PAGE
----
I don't know about you, but I can't wait to see the movie.
Editor's note: Hit the arrow in the photo above to see Osborne's 7-minute internationally televised Hour of Power interview with Sheila Schuller Coleman the day after he met with John Wooden.
Respond to Randy
Voices from Husker Nation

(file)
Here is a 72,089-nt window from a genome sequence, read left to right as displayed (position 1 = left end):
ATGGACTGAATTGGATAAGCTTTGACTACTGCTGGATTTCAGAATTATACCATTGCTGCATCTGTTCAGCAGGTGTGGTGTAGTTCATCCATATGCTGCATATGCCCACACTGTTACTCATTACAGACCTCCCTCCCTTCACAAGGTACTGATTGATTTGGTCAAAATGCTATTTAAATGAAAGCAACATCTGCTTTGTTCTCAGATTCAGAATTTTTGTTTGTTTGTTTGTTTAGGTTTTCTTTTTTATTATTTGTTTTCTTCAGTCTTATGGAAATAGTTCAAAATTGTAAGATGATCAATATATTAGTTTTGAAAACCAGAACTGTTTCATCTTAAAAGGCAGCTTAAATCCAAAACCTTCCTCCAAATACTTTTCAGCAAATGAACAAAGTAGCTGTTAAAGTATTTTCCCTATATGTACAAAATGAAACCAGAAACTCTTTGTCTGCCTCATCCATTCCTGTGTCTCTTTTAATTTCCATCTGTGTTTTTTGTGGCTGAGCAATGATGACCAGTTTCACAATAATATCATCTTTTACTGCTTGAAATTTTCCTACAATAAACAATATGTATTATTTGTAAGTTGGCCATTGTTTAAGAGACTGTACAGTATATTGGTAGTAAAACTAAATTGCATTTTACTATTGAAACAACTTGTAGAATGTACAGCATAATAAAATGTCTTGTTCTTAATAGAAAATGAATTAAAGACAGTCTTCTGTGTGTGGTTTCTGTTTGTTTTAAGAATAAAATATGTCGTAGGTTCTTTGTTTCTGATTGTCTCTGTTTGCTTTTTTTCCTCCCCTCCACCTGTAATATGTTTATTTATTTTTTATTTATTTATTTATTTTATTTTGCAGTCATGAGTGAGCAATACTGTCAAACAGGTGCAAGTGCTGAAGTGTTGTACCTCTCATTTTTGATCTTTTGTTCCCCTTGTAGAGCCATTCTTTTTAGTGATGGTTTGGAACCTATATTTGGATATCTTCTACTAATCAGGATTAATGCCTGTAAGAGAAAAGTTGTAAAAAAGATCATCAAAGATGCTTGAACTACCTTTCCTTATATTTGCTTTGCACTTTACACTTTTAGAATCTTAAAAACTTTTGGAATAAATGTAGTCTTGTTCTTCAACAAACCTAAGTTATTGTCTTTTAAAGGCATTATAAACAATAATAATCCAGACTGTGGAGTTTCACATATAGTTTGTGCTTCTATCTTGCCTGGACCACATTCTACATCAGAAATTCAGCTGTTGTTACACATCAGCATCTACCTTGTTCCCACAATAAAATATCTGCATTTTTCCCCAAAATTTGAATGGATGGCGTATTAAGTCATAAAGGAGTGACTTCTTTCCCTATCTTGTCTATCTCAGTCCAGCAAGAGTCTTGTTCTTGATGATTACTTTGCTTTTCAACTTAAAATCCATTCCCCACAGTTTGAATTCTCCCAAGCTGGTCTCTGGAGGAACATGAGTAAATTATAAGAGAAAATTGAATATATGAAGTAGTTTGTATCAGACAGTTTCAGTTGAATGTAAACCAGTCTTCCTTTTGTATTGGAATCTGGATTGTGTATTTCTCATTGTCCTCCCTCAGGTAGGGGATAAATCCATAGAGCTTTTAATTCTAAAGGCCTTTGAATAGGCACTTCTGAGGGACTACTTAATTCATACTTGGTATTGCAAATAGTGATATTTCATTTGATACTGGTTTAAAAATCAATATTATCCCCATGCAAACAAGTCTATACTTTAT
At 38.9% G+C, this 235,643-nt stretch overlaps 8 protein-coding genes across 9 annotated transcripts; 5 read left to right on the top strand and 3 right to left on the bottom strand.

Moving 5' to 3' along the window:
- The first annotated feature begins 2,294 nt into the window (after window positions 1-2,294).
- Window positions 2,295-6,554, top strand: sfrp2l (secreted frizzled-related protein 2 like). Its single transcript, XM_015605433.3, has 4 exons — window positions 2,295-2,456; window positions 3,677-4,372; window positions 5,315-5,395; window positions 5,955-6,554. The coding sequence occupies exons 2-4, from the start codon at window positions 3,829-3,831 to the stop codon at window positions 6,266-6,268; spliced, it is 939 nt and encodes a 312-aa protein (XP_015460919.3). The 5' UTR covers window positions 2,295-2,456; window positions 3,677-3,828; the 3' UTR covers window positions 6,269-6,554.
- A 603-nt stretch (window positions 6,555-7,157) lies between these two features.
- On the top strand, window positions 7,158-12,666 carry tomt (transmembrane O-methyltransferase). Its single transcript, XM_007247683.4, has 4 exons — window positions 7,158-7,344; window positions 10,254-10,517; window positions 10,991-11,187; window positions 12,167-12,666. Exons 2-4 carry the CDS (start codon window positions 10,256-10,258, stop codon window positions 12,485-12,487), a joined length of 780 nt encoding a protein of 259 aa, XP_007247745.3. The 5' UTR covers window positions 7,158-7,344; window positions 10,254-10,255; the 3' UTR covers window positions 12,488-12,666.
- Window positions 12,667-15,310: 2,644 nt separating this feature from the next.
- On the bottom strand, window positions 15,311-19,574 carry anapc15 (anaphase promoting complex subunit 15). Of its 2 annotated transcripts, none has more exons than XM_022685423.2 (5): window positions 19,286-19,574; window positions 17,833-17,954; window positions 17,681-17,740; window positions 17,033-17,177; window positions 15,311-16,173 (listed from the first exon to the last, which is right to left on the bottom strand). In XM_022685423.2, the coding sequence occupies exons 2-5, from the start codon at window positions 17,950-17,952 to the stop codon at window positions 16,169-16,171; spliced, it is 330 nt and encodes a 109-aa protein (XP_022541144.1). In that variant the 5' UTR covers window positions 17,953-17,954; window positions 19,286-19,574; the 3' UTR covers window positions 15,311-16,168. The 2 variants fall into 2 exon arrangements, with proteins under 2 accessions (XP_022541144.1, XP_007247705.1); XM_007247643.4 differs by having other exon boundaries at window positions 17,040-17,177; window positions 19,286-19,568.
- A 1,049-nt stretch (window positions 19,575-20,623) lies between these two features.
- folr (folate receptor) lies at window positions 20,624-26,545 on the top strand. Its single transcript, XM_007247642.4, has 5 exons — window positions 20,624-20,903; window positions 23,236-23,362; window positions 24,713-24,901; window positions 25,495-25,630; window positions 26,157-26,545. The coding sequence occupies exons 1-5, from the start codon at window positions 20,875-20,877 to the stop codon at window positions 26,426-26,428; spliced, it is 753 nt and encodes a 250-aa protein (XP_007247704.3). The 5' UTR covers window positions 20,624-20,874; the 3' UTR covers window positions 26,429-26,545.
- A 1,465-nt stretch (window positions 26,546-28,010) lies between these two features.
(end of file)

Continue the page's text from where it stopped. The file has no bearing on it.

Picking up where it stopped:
I thoroughly enjoyed your article on the parallels of John Wooden and Tom Osborne. I grew up in Nebraska and was very fortunate to have been a student-athlete and coach at Nebraska. My freshman year, my coach gave me Wooden's Pyramid of Success, and I hung it on my dorm wall. I have carried Coach Wooden's Pyramid throughout my coaching and business careers as my foundation for success. I was so fortunate to play at Nebraska during the Coach Osborne era. Even though I was on the softball team (1989-90-91-92), his dedication to excellence resonated throughout the entire athletic department. I now live in California, and I am still involved in sports. I have close friends at UCLA who introduced me to Coach Wooden about four years ago. We spent the afternoon at his home and were able to learn more about where he drew his inspiration. Coach studied the Bible, the acts of Mother Teresa, Abraham Lincoln and Mahatma Gandhi. When we were getting ready to leave, I asked if he would sign my well-traveled Pyramid. He not only obliged, but also gave me a brand new signed copy. I had both framed, and they are now hanging in my office for my employees to refer to. I am honored to have had access to both Hall-of-Fame coaching greats, and they have inspired me to always do my best! Misti Guenther, Redondo Beach, California